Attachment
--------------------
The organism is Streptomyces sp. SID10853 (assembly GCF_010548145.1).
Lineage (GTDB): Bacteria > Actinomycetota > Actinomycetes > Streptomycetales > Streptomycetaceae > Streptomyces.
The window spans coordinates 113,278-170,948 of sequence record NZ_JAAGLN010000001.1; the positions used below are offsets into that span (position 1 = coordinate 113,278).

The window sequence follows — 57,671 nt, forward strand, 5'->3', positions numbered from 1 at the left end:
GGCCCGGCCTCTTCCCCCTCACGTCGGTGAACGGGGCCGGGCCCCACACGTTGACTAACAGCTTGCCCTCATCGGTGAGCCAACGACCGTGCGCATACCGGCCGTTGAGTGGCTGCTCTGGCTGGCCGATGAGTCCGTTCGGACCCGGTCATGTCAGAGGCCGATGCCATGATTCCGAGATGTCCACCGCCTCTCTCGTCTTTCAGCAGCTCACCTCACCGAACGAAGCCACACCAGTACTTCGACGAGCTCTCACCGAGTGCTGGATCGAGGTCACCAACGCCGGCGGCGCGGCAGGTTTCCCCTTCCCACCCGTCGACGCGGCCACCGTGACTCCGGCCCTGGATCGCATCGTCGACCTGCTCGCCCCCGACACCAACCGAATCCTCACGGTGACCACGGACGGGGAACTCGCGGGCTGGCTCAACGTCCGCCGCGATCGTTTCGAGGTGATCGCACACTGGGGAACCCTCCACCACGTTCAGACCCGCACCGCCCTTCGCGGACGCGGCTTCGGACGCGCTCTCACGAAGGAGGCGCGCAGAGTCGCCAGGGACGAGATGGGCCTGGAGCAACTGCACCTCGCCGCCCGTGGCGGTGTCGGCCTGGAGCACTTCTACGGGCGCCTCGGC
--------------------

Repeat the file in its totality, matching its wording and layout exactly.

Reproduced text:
The organism is Streptomyces sp. SID10853 (assembly GCF_010548145.1).
Lineage (GTDB): Bacteria > Actinomycetota > Actinomycetes > Streptomycetales > Streptomycetaceae > Streptomyces.
The window spans coordinates 113,278-170,948 of sequence record NZ_JAAGLN010000001.1; the positions used below are offsets into that span (position 1 = coordinate 113,278).

The window sequence follows — 57,671 nt, forward strand, 5'->3', positions numbered from 1 at the left end:
GGCCCGGCCTCTTCCCCCTCACGTCGGTGAACGGGGCCGGGCCCCACACGTTGACTAACAGCTTGCCCTCATCGGTGAGCCAACGACCGTGCGCATACCGGCCGTTGAGTGGCTGCTCTGGCTGGCCGATGAGTCCGTTCGGACCCGGTCATGTCAGAGGCCGATGCCATGATTCCGAGATGTCCACCGCCTCTCTCGTCTTTCAGCAGCTCACCTCACCGAACGAAGCCACACCAGTACTTCGACGAGCTCTCACCGAGTGCTGGATCGAGGTCACCAACGCCGGCGGCGCGGCAGGTTTCCCCTTCCCACCCGTCGACGCGGCCACCGTGACTCCGGCCCTGGATCGCATCGTCGACCTGCTCGCCCCCGACACCAACCGAATCCTCACGGTGACCACGGACGGGGAACTCGCGGGCTGGCTCAACGTCCGCCGCGATCGTTTCGAGGTGATCGCACACTGGGGAACCCTCCACCACGTTCAGACCCGCACCGCCCTTCGCGGACGCGGCTTCGGACGCGCTCTCACGAAGGAGGCGCGCAGAGTCGCCAGGGACGAGATGGGCCTGGAGCAACTGCACCTCGCCGCCCGTGGCGGTGTCGGCCTGGAGCACTTCTACGGGCGCCTCGGC